Group or team. A sub group that is very ancient and often found in team or duo exchange storytelling. George Burns & Gracie Allen perfected a comedic form of this style and provide a model for the timing and artistry required to team tell effectively.

Musically embedded storytelling. Using music or instruments in the telling of a tale or as filler between tales.

--Marilyn A. Hudson
Settings for Storytelling: include educational, business, religious, counseling centers, health care, and care facilities.


The Basics of Storytelling: Plots
7 Basic Plots (more or less).
Commonly recognized are: person faces nature; person faces person; person faces the environment; person faces machines/technology; person faces self; and person faces a deity/religion/philosophy. Some authorities say there may be as many as 40 basic plots, while others insist only three.  Almost all stories fit within these 7 basic forms.

PLOT THEMES.  A theme is the guiding idea of a story. Try this: review some favorite movies, books, or stories and identify the theme. Some popular and well-known themes include “love conquers all” (AN AFFAIR TO REMEMBER); “family is important” (RV); “the quest” (STAR WARS); “to have friends be a friend”; etc.   List your favorite books, movies, & stories.  What do they have in common?  Why do you like them?

Speaking the Lingo of Literature

• GENRE= a style of writing (i.e., Mystery, Western, Adventure);
• SETTING= Past, present, future; mountains, desert; empty house;
• POINT OF VIEW= How the reader or listener gets their view of the story;
• PLOT = action of a story;
• MYSTERY = story where action is hidden and must be revealed or discovered.



Connecting with others who like to listen to, create, or share stories.  Many organizations exist to help the beginning storyteller.  Some of the major ones are listed below, and some specific to Oklahoma.  

Joining with other tellers is an excellent way to improve your craft, especially if the groups can answer the following:  Are there educational opportunities to improve my skills? Are there performance opportunities so that I can hone my delivery and stage presence? Is the group supportive and willing to help new tellers?



QUICK GUIDE ONE.  Marilyn A. Hudson
Basics of Telling A Story /A story that is told can be 1-15 min. long, however, most stories are in the 3 to 10 minute range.  The teller stands before an audience and speaks to convey a story that has a beginning, a middle, and an end; variations include sitting and moving among the audience.  Microphones may be needed in some settings.  Teller introduces them self, names the story or shares the theme; if using another’s work proper credit is given.  The teller speaks clearly and varies tone, emphasis and volume for interest to the listener.
Listen, Read, View and Analyze /Review folklore in books in the library (they are usually found in the 398.2-398.29 area), listen to tellers in person and on audio tape/CD, watch tellers in person or on a video.  What makes them successful?  What did you like?  What did you not like? What works?  
Themes /A good story will have usually a universal theme: hope, love, courage, survival, redemption, self-discovery, community values, respect, justice, peace, family, etc. 
Enhancing the story /The story experience can be enhanced through the addition of repetitions within the story, participation, chants, songs, sounds, music, props, visuals, costume, or dance.  Additionally, puppets (from simple hand creations to complex shadow or marionettes) have been a traditional favorite for some.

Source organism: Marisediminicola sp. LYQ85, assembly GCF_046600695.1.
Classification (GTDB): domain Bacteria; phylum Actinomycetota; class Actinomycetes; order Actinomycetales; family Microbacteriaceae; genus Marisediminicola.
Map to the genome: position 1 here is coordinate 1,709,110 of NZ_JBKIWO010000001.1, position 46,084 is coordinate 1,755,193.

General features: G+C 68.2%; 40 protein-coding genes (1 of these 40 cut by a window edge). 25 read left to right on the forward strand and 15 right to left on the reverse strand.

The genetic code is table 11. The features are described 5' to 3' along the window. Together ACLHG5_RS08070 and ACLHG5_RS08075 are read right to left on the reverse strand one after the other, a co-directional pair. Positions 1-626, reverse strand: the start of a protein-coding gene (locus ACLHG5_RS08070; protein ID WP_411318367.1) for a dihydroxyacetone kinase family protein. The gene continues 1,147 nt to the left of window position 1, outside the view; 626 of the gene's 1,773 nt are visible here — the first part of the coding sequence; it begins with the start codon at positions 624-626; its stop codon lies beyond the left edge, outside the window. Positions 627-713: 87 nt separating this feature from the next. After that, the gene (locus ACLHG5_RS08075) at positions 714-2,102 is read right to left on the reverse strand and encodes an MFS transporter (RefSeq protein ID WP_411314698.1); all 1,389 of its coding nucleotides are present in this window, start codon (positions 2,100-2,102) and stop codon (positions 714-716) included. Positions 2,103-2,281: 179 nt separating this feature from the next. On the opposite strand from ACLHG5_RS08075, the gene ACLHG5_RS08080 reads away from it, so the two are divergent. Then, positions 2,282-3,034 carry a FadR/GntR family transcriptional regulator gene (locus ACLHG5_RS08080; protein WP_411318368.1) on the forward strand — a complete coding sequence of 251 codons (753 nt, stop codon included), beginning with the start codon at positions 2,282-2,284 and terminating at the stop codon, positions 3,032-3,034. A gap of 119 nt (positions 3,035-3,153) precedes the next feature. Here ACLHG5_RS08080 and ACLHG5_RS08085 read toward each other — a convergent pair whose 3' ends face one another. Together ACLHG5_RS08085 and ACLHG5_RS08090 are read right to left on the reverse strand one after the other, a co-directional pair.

Characters /Most stories revolve around a character (hero, protagonist, counterpoint).  A good story has a memorable and sympathetic figure with which the listener can care and empathize.   The character is the “everyman” of the medieval street theater and yet unique enough to peak interest. 
References /Organizations: National Storytelling Network (;
Support Groups /Join or, if none exists, form a support group.  Focus should be on helping other tellers, self-improvement,  and the active, frequent sharing of stories.  Avoid groups where there is no opportunity for telling, learning, or where the atmosphere is elitist.




Every person has the potential to be a storyteller.  There are no “born tellers” – only people with differing levels of gifts in sharing human experiences. Everyone is already involved in the process of story sharing every time they share their experiences, recount historic events, tell a funny anecdote, and share core values.  All these individuals need to become intentional story bearers is for them to make the decision that they will learn to do it better, with greater self-confidence and skill.

Family history stories, magazines, newspapers.
Events from your childhood or personal experiences
Folktales, fairy tales, myths and history books
Simple picture storybooks

The 398.2 area of the library
The picture book area of the library or a bookstore
Older family members or people in the community
Newspaper articles, old magazines
Historical events, oral histories, or biographies of historical people

Find a story you really like (you will be living with it for awhile)
Become familiar with the story (read it several times)and any different versions
Picture in your mind the major parts of the story in the beginning, middle, and end.
Practice telling it to yourself.  Repeat adding details. Repeat until story is firmly in your mind.
Tell it often and enjoy.

Tell every chance you can.
Record yourself: are you too fast, too slow, too soft spoken, too monotone?
Add a gesture to bring your story alive
Practice using voices to help tell the story.
Add a prop (a hat, an object from the story, a visual, a costume, or puppets)
Add music from hands or an instrument
Review what works, delete what does not, and keep learning more stories.
Become a member of a group that will provide training, feedback, and constructive criticism.
Attend training events, workshops, and concerts.  See if the library carries tapes or CD’s of well-known storytellers - listen and learn.


Bauer, C.  Caroline Baur’s New Handbook for Storytellers. 1993.
Cabral, L. Len Cabral’s Storytelling Book. 1997.
Hamilton, M. Stories in My Pocket. 1996.
Macdonald, Margaret Read. Three Minute Tales. 2004.
Pellowski, A. The World of Storytelling. 1977.
Storytelling Etiquette at
Storytelling: It’s Not Just Kid’s Stuff, Milbre Burch homepage at
Story Cue Cares at!sturn/storytelling/cuecard.html (blank form) (tips on building cue cards)